If the cease-fire holds, and that is a big if, the results of the 50-day war in Gaza will mark an important and impressive achievement for Israel.
Hamas was forced to accept Egyptian and Israeli dictates. Hamas crawled to the cease-fire. One should not be impressed by the well-organized victory festivities in Gaza.
Most of Hamas’s demands and preconditions were rejected from the outset. The cease-fire is unlimited in time and Hamas was not promised anything except that which had been offered at the start of the military campaign.
Full of itself and arrogant, it miscalculated. If Hamas had not rejected the offers, Israel would not have launched a ground incursion. Hamas’s 32 attacking tunnels would not have been destroyed. Its rockets and mortar shells wouldn’t be reduced to a residual arsenal of one-third – from 10,000 to approximately 2,000. And most importantly, parts of Gaza wouldn’t have been destroyed.
Unfortunately, Gaza has been set back decades. More than 5,000 houses were destroyed. Another 1,000 were damaged and on the verge of collapse. Gaza has been suffering water and electricity shortages.
Three-hundred thousand residents – 15 percent of its population – turned into homeless refugees within the boundaries of the small enclave, which was already mostly one big refugee camp.
Anger, despair and frustration are ruling the day in Gaza. Surely people will not go to protest in the streets. Hamas has established a reign of fear and terror.
Hamas’s highly publicized executions during the war, and in particular last week, of alleged traitors were not aimed at unveiling and disrupting Israeli intelligence operations. They were aimed at sending a clear message to the Gazans: We are Hamas and we are here to stay. Don’t dare revolt against us.
But the locals have a long memory. They will remember who brought them the calamity.
In a sense, the Gaza war is reminiscent of what happened during the Second Lebanon War in 2006. Hezbollah was defeated. Its secretary-general admitted it in public. But then he heard Israeli defense commentators who criticized the war’s conduct by then-prime minister Ehud Olmert’s government. That made the Hezbollah leader regain his self-confidence.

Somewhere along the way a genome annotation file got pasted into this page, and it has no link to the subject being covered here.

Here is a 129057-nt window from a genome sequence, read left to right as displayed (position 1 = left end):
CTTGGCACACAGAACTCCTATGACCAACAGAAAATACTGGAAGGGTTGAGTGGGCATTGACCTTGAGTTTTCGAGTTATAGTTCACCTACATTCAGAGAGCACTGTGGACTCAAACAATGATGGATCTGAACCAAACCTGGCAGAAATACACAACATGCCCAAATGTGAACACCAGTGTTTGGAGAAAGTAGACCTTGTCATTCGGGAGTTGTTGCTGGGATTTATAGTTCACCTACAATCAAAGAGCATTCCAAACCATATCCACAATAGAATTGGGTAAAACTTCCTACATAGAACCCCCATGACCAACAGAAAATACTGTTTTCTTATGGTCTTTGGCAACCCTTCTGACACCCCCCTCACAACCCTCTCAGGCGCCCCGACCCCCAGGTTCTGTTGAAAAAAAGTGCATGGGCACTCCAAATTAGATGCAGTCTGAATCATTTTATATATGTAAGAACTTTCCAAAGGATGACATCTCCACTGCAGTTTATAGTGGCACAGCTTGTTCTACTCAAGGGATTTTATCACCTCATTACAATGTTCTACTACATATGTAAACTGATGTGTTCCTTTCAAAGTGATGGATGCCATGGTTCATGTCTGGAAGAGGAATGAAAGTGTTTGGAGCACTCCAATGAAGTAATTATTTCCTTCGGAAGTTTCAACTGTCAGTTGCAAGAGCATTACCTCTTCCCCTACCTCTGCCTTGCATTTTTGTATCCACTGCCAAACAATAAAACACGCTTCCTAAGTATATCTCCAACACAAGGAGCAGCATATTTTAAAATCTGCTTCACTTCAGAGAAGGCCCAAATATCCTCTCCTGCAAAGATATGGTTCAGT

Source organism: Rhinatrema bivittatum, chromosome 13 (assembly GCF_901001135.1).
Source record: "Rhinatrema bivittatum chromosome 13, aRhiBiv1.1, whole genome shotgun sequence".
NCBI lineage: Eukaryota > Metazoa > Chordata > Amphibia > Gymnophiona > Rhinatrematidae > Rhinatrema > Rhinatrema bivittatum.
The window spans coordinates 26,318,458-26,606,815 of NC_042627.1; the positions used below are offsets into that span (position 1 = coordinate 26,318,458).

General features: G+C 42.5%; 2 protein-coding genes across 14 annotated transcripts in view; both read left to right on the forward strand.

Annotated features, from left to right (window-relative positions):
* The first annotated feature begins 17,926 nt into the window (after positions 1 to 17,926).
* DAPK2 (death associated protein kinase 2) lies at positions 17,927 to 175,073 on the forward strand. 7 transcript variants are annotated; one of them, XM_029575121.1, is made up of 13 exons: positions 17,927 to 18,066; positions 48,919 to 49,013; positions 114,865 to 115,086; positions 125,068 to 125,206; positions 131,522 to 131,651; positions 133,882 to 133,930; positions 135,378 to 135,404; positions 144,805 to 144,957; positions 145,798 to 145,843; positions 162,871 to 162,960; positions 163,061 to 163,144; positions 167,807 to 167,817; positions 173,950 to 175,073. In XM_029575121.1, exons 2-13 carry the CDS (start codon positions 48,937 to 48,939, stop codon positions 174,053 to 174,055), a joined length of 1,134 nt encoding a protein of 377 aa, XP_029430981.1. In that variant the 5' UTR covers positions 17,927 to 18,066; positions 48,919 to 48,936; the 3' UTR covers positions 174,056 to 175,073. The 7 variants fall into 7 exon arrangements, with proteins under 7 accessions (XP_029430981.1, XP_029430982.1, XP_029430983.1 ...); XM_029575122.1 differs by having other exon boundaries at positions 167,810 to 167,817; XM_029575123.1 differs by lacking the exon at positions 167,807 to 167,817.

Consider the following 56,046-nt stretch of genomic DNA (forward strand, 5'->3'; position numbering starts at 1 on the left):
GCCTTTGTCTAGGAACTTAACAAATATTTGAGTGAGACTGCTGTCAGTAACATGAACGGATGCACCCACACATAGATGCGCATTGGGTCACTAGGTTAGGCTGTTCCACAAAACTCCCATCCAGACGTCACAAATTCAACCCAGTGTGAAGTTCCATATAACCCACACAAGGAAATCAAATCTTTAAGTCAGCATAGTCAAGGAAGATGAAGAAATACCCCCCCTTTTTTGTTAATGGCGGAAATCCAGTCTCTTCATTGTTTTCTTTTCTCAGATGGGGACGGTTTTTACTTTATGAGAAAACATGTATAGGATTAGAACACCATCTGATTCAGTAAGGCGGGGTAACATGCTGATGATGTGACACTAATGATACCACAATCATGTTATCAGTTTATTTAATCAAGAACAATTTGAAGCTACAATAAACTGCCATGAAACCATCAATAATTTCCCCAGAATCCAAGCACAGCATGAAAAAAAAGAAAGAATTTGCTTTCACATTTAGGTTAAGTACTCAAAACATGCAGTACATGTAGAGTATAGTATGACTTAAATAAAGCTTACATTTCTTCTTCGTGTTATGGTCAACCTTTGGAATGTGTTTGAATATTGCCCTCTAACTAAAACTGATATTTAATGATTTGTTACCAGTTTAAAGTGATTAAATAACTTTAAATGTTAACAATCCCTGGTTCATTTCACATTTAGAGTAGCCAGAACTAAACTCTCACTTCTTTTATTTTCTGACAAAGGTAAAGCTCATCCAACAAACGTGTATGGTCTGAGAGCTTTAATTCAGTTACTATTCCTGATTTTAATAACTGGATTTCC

Hassan Nasrallah told himself that if stupid Israel thought that it was defeated, so let it be – and he declared his false victory.
Eight years later, it is quite clear that “the Second Lebanon War” brought Israel significant gains at the strategic level. Northern Israel has enjoyed peace and tranquility. Hezbollah is deterred and doesn’t dare to initiate violent and aggressive actions against the Jewish state. Nasrallah himself is in hiding, fearing for his life.
As then, some of the veteran commentators in the 2006 war coverage now express the same criticism with the same weeping voices, claiming that Hamas defeated Israel.
Sooner or later it will emerge that as against Hezbollah, Israel will deter Hamas too.
As in the Second Lebanon War, the military campaign in Gaza unmasked some IDF tactical failures and gains for Hamas. The Islamist movement showed determination, and its combatants proved to be capable guerrilla fighters with some daring and innovative operations.
They stood up for 50 days against the mighty Israeli war machine. They paralyzed Israel’s international airport for two days. Israel’s economy took a relative hit. They tried to infiltrate in commando operations from the sea and the tunnels. But in most cases they failed and achieved nothing significant.
The bottom line is that Hamas failed to reach its strategic goals. Israel showed determination and except for some anti-war demonstrations, the Israeli home front was stubborn and did not break down.
The real index with which to check Israel’s gains is against the war’s declared aims. The leading trio – Prime Minister Benjamin Netanyahu, Defense Minister Moshe Ya’alon and Chief of Staff Lt.-Gen. Benny Gantz – who have shown reason and self-restraint in order to avoid more casualties, were determined not to surrender to populist voices, including from their cabinet colleagues who pulled out long knives to stab them in the back and demanded to “smash Hamas.” Netanyahu, Ya’alon and Gantz decided neither to occupy Gaza nor to topple the Hamas regime.
Having said all that, much depends on the cease-fire being honored.
Even if it is respected, there is a need to leverage the blows inflicted on Hamas into a brave and breakthrough move to increase the chances of a serious and genuine negotiation with the Palestinian Authority. The aim should be a deal over the West Bank.
Only then will it be possible to talk about the strategic victory of Israel and Zionist history. But such a step is under a heavy cloud of doubt. Can Netanyahu show the same willpower and determination he manifested in war to make peace?